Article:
Right now, there's only a small percentage of Android users who are running the latest (and most secure) operating system for their phones and tablets. And it's not their fault, actually. The problem lies with the developers of the OS, and the manufacturers and carriers of Android devices.
According to a recent report by Google, around 70% of Android devices are running versions of KitKat that go as far back as KitKat 4.4. And that's critical because KitKat happens to be the last version of the operating system that Google still develops security updates for.
What's shocking is that only 4.6% of Android users are using Android 6 Marshmallow, which is the only operating system that currently offers full-disk encryption and special app permissions that allow users to determine what information is shared with each app they download.
At first, that might not sound all that alarming. But when you compare that to Apple - Android's largest competitor - 84% of Apple users have upgraded to the most current version of iOS 9.
The problem is that there are so many versions of Android's operating systems out there, and that manufacturers and carriers of Android devices are able to choose which of those versions they'd like to develop their products around. In most cases, these manufacturers and carriers move on from other versions of the OS, and discontinue sending regular security patches to end users of the devices.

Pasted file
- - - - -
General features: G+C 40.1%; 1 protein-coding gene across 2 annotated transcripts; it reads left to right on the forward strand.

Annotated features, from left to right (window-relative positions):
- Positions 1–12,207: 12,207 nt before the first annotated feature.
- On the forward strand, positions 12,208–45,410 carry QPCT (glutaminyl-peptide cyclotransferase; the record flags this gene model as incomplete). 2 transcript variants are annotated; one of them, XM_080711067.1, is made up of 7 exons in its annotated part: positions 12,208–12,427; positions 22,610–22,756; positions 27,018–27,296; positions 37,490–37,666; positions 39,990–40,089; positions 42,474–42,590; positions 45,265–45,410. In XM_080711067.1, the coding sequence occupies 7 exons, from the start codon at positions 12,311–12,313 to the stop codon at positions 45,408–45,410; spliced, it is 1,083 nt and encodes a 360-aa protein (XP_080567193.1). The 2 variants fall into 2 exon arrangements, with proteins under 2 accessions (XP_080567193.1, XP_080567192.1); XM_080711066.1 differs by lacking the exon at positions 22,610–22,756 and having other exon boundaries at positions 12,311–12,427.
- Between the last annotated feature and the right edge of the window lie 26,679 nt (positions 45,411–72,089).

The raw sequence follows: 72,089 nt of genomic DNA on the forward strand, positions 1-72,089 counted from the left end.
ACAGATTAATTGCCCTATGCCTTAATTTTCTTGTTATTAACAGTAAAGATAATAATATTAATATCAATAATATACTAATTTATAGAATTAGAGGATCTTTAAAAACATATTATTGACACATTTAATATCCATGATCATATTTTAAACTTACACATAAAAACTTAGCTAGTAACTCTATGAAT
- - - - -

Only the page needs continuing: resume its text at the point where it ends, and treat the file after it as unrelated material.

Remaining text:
If you have the most current version of Android 6 Marshmallow, getting the latest security patch should be easy. The latest changes should be pushed out to you during the regular updates provided by your carrier. But, if you don't have the most recent version of Marshmallow, you'll need to take alternative steps for securing your device. Read this article to learn six ways to secure your smartphone or tablet.